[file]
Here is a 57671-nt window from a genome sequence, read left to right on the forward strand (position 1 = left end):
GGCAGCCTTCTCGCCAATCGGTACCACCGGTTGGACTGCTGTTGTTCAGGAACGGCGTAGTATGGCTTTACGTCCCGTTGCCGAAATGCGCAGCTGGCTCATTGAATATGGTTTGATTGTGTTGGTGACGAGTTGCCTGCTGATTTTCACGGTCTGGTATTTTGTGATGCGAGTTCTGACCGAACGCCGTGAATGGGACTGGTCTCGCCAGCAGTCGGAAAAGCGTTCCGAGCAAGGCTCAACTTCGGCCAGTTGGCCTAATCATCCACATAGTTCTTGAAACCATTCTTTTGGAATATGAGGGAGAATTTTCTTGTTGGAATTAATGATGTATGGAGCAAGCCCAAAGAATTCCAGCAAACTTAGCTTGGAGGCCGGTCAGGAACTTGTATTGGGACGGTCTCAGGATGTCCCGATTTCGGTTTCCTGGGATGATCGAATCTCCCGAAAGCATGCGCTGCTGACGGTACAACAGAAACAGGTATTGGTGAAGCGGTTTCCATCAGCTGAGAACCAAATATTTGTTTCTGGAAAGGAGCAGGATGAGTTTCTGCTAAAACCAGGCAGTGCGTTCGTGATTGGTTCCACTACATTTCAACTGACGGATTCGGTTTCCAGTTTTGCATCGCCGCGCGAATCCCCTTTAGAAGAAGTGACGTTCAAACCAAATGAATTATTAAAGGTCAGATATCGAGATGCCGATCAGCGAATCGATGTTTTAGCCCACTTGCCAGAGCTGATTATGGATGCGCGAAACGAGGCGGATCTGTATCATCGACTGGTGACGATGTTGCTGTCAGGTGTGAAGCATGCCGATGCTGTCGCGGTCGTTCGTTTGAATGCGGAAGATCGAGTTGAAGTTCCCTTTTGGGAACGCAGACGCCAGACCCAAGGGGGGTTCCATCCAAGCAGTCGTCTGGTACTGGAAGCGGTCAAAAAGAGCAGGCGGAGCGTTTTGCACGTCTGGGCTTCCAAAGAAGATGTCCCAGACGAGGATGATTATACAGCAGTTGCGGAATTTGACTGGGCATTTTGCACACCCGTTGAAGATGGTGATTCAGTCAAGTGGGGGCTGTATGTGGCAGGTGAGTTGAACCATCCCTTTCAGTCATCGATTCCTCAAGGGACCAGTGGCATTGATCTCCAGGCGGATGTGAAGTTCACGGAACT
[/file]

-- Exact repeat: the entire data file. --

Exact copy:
Here is a 57671-nt window from a genome sequence, read left to right on the forward strand (position 1 = left end):
GGCAGCCTTCTCGCCAATCGGTACCACCGGTTGGACTGCTGTTGTTCAGGAACGGCGTAGTATGGCTTTACGTCCCGTTGCCGAAATGCGCAGCTGGCTCATTGAATATGGTTTGATTGTGTTGGTGACGAGTTGCCTGCTGATTTTCACGGTCTGGTATTTTGTGATGCGAGTTCTGACCGAACGCCGTGAATGGGACTGGTCTCGCCAGCAGTCGGAAAAGCGTTCCGAGCAAGGCTCAACTTCGGCCAGTTGGCCTAATCATCCACATAGTTCTTGAAACCATTCTTTTGGAATATGAGGGAGAATTTTCTTGTTGGAATTAATGATGTATGGAGCAAGCCCAAAGAATTCCAGCAAACTTAGCTTGGAGGCCGGTCAGGAACTTGTATTGGGACGGTCTCAGGATGTCCCGATTTCGGTTTCCTGGGATGATCGAATCTCCCGAAAGCATGCGCTGCTGACGGTACAACAGAAACAGGTATTGGTGAAGCGGTTTCCATCAGCTGAGAACCAAATATTTGTTTCTGGAAAGGAGCAGGATGAGTTTCTGCTAAAACCAGGCAGTGCGTTCGTGATTGGTTCCACTACATTTCAACTGACGGATTCGGTTTCCAGTTTTGCATCGCCGCGCGAATCCCCTTTAGAAGAAGTGACGTTCAAACCAAATGAATTATTAAAGGTCAGATATCGAGATGCCGATCAGCGAATCGATGTTTTAGCCCACTTGCCAGAGCTGATTATGGATGCGCGAAACGAGGCGGATCTGTATCATCGACTGGTGACGATGTTGCTGTCAGGTGTGAAGCATGCCGATGCTGTCGCGGTCGTTCGTTTGAATGCGGAAGATCGAGTTGAAGTTCCCTTTTGGGAACGCAGACGCCAGACCCAAGGGGGGTTCCATCCAAGCAGTCGTCTGGTACTGGAAGCGGTCAAAAAGAGCAGGCGGAGCGTTTTGCACGTCTGGGCTTCCAAAGAAGATGTCCCAGACGAGGATGATTATACAGCAGTTGCGGAATTTGACTGGGCATTTTGCACACCCGTTGAAGATGGTGATTCAGTCAAGTGGGGGCTGTATGTGGCAGGTGAGTTGAACCATCCCTTTCAGTCATCGATTCCTCAAGGGACCAGTGGCATTGATCTCCAGGCGGATGTGAAGTTCACGGAACT